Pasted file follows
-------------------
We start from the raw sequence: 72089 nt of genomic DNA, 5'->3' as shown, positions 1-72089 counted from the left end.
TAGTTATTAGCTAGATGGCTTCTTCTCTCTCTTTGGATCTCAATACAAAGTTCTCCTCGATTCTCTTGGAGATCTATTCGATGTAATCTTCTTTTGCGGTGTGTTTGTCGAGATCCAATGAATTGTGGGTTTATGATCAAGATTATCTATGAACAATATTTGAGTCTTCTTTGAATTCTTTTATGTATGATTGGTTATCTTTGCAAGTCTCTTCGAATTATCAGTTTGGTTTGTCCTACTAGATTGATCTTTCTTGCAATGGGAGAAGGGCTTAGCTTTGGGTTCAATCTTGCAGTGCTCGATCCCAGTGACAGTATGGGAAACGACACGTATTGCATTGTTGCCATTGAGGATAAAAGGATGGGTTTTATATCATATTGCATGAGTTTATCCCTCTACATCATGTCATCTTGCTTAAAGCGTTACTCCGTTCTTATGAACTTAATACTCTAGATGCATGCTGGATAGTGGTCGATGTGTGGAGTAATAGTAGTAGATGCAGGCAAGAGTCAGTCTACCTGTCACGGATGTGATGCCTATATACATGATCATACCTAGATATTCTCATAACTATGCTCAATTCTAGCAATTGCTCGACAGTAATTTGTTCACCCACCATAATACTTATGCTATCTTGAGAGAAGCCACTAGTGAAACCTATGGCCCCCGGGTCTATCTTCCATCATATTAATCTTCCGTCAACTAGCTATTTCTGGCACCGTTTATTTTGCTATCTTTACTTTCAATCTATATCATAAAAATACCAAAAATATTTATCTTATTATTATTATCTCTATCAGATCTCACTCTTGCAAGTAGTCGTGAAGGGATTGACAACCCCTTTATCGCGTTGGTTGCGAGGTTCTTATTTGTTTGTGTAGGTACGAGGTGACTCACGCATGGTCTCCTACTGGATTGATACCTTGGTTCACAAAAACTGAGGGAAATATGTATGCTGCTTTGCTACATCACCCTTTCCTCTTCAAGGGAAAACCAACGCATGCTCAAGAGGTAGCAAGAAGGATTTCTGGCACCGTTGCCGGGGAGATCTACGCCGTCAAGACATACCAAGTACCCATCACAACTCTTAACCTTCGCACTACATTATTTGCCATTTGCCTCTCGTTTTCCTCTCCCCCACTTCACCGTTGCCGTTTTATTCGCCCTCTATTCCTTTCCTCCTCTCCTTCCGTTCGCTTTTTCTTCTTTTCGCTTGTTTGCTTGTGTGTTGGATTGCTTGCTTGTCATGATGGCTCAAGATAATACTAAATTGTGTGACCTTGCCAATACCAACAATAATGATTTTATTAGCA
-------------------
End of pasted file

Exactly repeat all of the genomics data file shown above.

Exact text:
We start from the raw sequence: 72089 nt of genomic DNA, 5'->3' as shown, positions 1-72089 counted from the left end.
TAGTTATTAGCTAGATGGCTTCTTCTCTCTCTTTGGATCTCAATACAAAGTTCTCCTCGATTCTCTTGGAGATCTATTCGATGTAATCTTCTTTTGCGGTGTGTTTGTCGAGATCCAATGAATTGTGGGTTTATGATCAAGATTATCTATGAACAATATTTGAGTCTTCTTTGAATTCTTTTATGTATGATTGGTTATCTTTGCAAGTCTCTTCGAATTATCAGTTTGGTTTGTCCTACTAGATTGATCTTTCTTGCAATGGGAGAAGGGCTTAGCTTTGGGTTCAATCTTGCAGTGCTCGATCCCAGTGACAGTATGGGAAACGACACGTATTGCATTGTTGCCATTGAGGATAAAAGGATGGGTTTTATATCATATTGCATGAGTTTATCCCTCTACATCATGTCATCTTGCTTAAAGCGTTACTCCGTTCTTATGAACTTAATACTCTAGATGCATGCTGGATAGTGGTCGATGTGTGGAGTAATAGTAGTAGATGCAGGCAAGAGTCAGTCTACCTGTCACGGATGTGATGCCTATATACATGATCATACCTAGATATTCTCATAACTATGCTCAATTCTAGCAATTGCTCGACAGTAATTTGTTCACCCACCATAATACTTATGCTATCTTGAGAGAAGCCACTAGTGAAACCTATGGCCCCCGGGTCTATCTTCCATCATATTAATCTTCCGTCAACTAGCTATTTCTGGCACCGTTTATTTTGCTATCTTTACTTTCAATCTATATCATAAAAATACCAAAAATATTTATCTTATTATTATTATCTCTATCAGATCTCACTCTTGCAAGTAGTCGTGAAGGGATTGACAACCCCTTTATCGCGTTGGTTGCGAGGTTCTTATTTGTTTGTGTAGGTACGAGGTGACTCACGCATGGTCTCCTACTGGATTGATACCTTGGTTCACAAAAACTGAGGGAAATATGTATGCTGCTTTGCTACATCACCCTTTCCTCTTCAAGGGAAAACCAACGCATGCTCAAGAGGTAGCAAGAAGGATTTCTGGCACCGTTGCCGGGGAGATCTACGCCGTCAAGACATACCAAGTACCCATCACAACTCTTAACCTTCGCACTACATTATTTGCCATTTGCCTCTCGTTTTCCTCTCCCCCACTTCACCGTTGCCGTTTTATTCGCCCTCTATTCCTTTCCTCCTCTCCTTCCGTTCGCTTTTTCTTCTTTTCGCTTGTTTGCTTGTGTGTTGGATTGCTTGCTTGTCATGATGGCTCAAGATAATACTAAATTGTGTGACCTTGCCAATACCAACAATAATGATTTTATTAGCA